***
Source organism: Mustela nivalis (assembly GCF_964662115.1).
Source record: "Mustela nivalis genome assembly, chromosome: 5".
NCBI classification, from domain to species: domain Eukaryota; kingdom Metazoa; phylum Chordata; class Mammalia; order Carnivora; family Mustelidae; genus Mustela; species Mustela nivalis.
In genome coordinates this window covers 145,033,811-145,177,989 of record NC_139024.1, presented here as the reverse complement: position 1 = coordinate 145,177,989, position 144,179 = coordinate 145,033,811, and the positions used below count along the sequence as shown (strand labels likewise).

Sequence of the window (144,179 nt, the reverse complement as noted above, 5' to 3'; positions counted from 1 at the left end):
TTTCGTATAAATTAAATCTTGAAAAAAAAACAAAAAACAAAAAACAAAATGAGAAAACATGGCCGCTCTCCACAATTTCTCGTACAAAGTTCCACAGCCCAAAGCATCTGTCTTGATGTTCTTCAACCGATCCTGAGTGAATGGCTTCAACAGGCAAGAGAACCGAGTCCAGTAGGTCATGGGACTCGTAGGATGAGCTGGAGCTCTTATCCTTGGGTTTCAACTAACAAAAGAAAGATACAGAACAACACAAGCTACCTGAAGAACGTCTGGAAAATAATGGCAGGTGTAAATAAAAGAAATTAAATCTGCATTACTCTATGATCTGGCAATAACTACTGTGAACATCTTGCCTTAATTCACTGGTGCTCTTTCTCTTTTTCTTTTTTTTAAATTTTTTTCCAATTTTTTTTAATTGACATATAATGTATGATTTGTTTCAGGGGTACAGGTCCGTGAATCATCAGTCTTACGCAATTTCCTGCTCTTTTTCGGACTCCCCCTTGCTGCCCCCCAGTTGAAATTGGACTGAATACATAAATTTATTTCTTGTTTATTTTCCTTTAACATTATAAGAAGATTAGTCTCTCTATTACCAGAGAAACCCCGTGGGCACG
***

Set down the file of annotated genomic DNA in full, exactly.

Source organism: Mustela nivalis (assembly GCF_964662115.1).
Source record: "Mustela nivalis genome assembly, chromosome: 5".
NCBI classification, from domain to species: domain Eukaryota; kingdom Metazoa; phylum Chordata; class Mammalia; order Carnivora; family Mustelidae; genus Mustela; species Mustela nivalis.
In genome coordinates this window covers 145,033,811-145,177,989 of record NC_139024.1, presented here as the reverse complement: position 1 = coordinate 145,177,989, position 144,179 = coordinate 145,033,811, and the positions used below count along the sequence as shown (strand labels likewise).

Sequence of the window (144,179 nt, the reverse complement as noted above, 5' to 3'; positions counted from 1 at the left end):
TTTCGTATAAATTAAATCTTGAAAAAAAAACAAAAAACAAAAAACAAAATGAGAAAACATGGCCGCTCTCCACAATTTCTCGTACAAAGTTCCACAGCCCAAAGCATCTGTCTTGATGTTCTTCAACCGATCCTGAGTGAATGGCTTCAACAGGCAAGAGAACCGAGTCCAGTAGGTCATGGGACTCGTAGGATGAGCTGGAGCTCTTATCCTTGGGTTTCAACTAACAAAAGAAAGATACAGAACAACACAAGCTACCTGAAGAACGTCTGGAAAATAATGGCAGGTGTAAATAAAAGAAATTAAATCTGCATTACTCTATGATCTGGCAATAACTACTGTGAACATCTTGCCTTAATTCACTGGTGCTCTTTCTCTTTTTCTTTTTTTTAAATTTTTTTCCAATTTTTTTTAATTGACATATAATGTATGATTTGTTTCAGGGGTACAGGTCCGTGAATCATCAGTCTTACGCAATTTCCTGCTCTTTTTCGGACTCCCCCTTGCTGCCCCCCAGTTGAAATTGGACTGAATACATAAATTTATTTCTTGTTTATTTTCCTTTAACATTATAAGAAGATTAGTCTCTCTATTACCAGAGAAACCCCGTGGGCACG